Séminaire de Mécanique d'Orsay

Le Jeudi 13 septembre 2018 à 14h00 - Nouveau bâtiment FAST

Mixing with Complex Patterns: the Impact of Miscible Viscous Fingering and Motile Bacteria

Massachusetts Institute of Technology

Viscous fingering is a hydrodynamic instability that occurs when a less viscous fluid displaces a more viscous one. Instead of progressing as a uniform front, the less viscous fluid forms fingers that vary in size and shape to create complex patterns. The interface created from these patterns affects mixing between the two fluids, and therefore understanding how these patterns evolve in time is of critical importance in applications such as enhanced oil recovery, bioremediation, and microfluidics. This work focuses on experimentally quantifying the impact miscible viscous fingering has on mixing. We use a radial Hele-Shaw cell as an analog of radial flows in porous media, and the local concentration field is measured temporally and spatially with the use of a fluorescein tracer in the injected fluid. We propose a scaling framework that predicts the time of transition between two regimes in the changing interfacial length, and use this information in combination with concentration gradient information to present an overall scaling framework for the growth of the mixing zone, and the overall rate of mixing observed experimentally. With this understanding, we seek to explore how replacing the previously inactive invading fluid with a suspension of motile E. coli capable of collective swimming will change the interface and subsequently the mixing zone between the two fluids. Most notably, we observe a “rafting” phenomenon where some of the bacteria group together and form a patterned interface between the two fluids. We quantify the impact these active suspensions have on the formation of viscous fingering patterns between the two fluids, and -conversely-report details of the collective swimming behavior in the presence of a viscous-gradient front.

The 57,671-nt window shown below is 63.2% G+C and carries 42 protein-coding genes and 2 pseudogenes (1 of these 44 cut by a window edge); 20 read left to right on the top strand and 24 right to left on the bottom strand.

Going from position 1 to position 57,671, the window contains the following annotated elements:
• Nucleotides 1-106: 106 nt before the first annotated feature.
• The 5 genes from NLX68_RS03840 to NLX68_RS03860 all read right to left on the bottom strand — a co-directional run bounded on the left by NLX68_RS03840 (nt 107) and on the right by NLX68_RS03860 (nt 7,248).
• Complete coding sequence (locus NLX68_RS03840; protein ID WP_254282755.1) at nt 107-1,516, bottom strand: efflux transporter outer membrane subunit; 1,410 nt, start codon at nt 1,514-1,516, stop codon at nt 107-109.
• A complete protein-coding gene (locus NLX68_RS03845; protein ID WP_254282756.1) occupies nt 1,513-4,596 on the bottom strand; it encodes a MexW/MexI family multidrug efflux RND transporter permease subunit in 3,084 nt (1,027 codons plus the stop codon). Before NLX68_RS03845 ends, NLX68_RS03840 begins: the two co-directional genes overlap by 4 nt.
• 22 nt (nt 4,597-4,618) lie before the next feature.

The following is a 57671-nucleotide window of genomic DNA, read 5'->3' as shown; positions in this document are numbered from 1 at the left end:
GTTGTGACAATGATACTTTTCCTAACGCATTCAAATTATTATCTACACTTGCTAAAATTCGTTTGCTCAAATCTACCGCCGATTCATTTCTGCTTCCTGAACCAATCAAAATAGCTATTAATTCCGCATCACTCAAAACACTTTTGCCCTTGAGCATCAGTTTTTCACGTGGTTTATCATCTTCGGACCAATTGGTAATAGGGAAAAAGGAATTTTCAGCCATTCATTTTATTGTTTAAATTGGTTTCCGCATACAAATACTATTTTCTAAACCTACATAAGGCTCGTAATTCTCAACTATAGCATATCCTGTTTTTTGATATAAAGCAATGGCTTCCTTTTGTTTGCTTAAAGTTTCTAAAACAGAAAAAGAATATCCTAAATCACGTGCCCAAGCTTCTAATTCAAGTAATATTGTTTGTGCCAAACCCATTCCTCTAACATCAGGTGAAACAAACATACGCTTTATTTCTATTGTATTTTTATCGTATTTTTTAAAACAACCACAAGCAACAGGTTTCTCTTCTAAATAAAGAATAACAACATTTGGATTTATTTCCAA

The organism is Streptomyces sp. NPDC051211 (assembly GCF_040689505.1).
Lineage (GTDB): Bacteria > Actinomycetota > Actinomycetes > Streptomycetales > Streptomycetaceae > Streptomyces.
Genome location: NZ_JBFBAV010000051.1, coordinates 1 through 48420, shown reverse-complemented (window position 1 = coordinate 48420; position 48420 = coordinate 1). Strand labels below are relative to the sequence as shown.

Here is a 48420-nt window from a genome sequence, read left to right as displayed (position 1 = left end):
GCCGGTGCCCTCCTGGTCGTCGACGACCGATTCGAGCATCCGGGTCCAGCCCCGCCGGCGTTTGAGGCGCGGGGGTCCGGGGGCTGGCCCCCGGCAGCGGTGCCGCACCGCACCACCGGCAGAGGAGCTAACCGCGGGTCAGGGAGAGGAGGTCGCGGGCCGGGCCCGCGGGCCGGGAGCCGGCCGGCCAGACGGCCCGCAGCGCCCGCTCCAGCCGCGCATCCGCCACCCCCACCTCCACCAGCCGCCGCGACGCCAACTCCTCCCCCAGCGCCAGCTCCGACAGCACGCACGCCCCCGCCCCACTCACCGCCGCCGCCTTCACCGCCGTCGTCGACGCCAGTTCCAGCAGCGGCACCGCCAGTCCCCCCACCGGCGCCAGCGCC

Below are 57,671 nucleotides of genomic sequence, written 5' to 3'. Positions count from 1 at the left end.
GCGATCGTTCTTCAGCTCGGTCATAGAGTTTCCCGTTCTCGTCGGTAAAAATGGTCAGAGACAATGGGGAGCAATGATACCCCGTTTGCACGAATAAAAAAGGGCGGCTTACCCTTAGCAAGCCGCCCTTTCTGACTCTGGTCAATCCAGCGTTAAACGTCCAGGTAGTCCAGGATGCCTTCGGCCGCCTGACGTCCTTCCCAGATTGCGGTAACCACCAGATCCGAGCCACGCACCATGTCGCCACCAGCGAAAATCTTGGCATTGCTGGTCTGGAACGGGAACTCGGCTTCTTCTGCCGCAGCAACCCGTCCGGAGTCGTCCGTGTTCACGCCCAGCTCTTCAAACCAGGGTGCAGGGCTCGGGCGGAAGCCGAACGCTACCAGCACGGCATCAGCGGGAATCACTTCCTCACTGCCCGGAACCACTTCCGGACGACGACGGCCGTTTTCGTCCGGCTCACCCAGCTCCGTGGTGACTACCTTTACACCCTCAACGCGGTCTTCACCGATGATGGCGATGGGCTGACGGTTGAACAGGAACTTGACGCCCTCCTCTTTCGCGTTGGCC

Accès Nouveau bâtiment FAST